A doctor friend told me the following story, “I’ve read of doctors’ experiences as patients, living through and sometimes dying of life-threatening illnesses. But there are many other doctors who experience less serious conditions. I am a doctor and when my condition began, I followed the recommendations I have given every single one of my patients in the same situation, but, after a few days, my condition persisted. Nothing I did seemed to help and I found it hard to believe that it simply was not getting better.”
“I consulted with my colleagues, with nurses and surgeons about my problem and was amazed at their remarks. I made a note of them all. Make no mistake, their comments were all well-intentioned and of the same type that I have made countless times to patients in similar situations.”
‘Oh, it can’t be that bad!’
‘It probably started a while ago and maybe you did not notice the symptoms.’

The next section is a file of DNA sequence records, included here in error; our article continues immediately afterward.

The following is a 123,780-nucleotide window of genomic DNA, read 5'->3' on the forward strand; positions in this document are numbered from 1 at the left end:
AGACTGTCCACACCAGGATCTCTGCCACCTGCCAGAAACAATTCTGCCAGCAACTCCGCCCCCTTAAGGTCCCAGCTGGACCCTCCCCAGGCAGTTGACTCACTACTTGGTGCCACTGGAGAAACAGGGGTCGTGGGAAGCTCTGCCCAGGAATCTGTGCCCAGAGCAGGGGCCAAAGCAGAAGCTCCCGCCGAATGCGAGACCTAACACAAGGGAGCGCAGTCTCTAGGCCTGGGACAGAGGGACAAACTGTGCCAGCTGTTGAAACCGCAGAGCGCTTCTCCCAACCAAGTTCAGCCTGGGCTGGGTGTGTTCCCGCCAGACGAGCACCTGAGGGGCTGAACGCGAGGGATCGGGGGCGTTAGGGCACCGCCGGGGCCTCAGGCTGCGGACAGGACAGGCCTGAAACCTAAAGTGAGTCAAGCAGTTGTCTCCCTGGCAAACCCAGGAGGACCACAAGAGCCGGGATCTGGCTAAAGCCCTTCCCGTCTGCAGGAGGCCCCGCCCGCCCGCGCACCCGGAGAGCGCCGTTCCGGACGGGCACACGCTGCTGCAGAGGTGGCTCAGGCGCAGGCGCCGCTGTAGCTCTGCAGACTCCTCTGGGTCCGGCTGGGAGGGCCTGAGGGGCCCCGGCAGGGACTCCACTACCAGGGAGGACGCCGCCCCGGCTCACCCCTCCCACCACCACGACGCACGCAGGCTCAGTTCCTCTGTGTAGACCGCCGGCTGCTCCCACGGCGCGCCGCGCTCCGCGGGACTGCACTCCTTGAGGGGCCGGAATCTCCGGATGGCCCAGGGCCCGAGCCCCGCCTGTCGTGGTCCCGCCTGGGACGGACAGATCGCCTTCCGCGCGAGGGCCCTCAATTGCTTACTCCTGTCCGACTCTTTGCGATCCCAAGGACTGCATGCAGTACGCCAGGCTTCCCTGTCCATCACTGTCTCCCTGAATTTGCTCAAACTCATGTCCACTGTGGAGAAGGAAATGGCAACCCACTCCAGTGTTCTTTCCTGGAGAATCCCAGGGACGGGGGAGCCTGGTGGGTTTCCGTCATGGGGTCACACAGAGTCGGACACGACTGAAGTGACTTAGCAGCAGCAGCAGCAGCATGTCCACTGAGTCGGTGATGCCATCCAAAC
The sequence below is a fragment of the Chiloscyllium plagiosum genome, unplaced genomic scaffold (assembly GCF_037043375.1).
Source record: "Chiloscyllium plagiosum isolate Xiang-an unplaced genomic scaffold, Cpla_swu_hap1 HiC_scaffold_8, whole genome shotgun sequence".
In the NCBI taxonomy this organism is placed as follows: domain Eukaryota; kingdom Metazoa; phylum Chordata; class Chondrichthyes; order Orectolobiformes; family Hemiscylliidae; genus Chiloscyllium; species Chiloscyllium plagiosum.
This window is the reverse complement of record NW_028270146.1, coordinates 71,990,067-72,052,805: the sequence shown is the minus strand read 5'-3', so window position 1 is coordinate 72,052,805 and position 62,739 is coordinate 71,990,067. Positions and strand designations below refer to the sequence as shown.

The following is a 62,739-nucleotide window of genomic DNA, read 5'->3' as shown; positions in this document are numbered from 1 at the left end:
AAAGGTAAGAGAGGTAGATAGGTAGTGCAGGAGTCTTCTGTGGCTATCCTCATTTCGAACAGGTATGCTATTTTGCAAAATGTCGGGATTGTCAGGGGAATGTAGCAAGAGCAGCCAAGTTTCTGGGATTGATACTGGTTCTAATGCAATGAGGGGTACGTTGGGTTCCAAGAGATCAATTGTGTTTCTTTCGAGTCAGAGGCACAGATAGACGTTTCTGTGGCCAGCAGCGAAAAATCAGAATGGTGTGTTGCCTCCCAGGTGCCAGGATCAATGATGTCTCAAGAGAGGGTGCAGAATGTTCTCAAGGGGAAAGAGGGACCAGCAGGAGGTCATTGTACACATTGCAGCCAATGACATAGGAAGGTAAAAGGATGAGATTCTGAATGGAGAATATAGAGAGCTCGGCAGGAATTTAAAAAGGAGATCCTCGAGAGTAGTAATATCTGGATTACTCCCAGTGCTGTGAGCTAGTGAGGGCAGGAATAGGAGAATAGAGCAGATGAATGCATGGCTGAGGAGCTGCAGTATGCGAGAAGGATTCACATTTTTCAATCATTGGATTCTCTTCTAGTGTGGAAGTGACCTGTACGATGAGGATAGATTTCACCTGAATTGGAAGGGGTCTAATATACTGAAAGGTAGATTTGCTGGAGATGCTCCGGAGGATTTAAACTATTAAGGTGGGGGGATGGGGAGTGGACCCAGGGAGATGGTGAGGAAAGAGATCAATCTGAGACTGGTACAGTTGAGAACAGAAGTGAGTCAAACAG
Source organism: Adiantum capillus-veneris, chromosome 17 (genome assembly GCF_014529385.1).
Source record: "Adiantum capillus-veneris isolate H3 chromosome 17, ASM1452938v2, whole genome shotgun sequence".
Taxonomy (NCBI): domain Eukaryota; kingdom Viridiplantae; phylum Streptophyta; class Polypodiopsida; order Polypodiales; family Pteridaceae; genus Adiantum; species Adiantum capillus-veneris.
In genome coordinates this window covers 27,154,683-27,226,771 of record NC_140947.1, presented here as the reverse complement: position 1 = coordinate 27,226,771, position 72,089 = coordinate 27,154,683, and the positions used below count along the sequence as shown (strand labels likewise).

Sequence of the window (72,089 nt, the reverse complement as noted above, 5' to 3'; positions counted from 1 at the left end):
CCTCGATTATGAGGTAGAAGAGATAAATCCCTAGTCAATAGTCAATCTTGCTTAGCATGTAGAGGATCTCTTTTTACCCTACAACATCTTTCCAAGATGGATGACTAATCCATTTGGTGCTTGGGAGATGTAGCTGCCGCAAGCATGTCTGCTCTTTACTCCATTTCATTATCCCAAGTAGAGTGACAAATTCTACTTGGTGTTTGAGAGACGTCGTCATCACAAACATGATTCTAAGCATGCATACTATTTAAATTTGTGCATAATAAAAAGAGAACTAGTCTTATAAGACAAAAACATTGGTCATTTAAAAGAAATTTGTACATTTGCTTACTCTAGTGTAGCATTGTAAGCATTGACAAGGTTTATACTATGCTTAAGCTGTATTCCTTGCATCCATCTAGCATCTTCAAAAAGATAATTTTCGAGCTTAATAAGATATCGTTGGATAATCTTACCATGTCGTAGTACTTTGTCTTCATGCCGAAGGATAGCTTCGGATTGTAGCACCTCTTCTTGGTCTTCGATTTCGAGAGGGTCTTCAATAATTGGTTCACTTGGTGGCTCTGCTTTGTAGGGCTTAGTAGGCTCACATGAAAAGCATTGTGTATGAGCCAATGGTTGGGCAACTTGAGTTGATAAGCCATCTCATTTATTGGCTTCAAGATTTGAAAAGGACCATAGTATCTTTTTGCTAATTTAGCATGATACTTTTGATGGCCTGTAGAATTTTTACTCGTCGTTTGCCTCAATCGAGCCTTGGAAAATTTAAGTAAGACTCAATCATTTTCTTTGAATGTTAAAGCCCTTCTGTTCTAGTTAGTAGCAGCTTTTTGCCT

Don’t be so upset. It’s only a minor problem. You should hardly be aware that you have it.’ ‘”BUT”, I replied, “even though it’s minor, it’s driving me crazy.”
“It’s so minor that it does not even fulfill the criteria for treatment,” another colleague insisted.
Until this happened to me, I’d prided myself on my communication skills and here I am being schooled on what it means to have a ‘minor’ condition. When I recover sufficiently to return to work in my clinic once more, I will try and remember that no matter how minor I think the patient’s condition is, to the person concerned, it is painful and frightening, depressing and very real.”
When he was done telling me his story, I thought about some of the things that have occurred to me, so here is my opinion on some doctors. Whenever a doctor gives me or someone in my family a diagnosis, I always reply with a question; “Would you say or do this to your wife if she were suffering from the same condition?” I have never received an answer because I know that everything is a big issue if a doctor or someone in his family is suffering. Then, and only then, does it become a big deal.
While I am on this subject, have any of you noticed that when you walk into the doctor’s clinic/office, he is usually still busy writing and saving the previous patient’s information on his computer and does not look up at you when you walk in? I think that a doctor/physician can tell a great deal from watching his patient carefully as he/she enters. . .something to think about.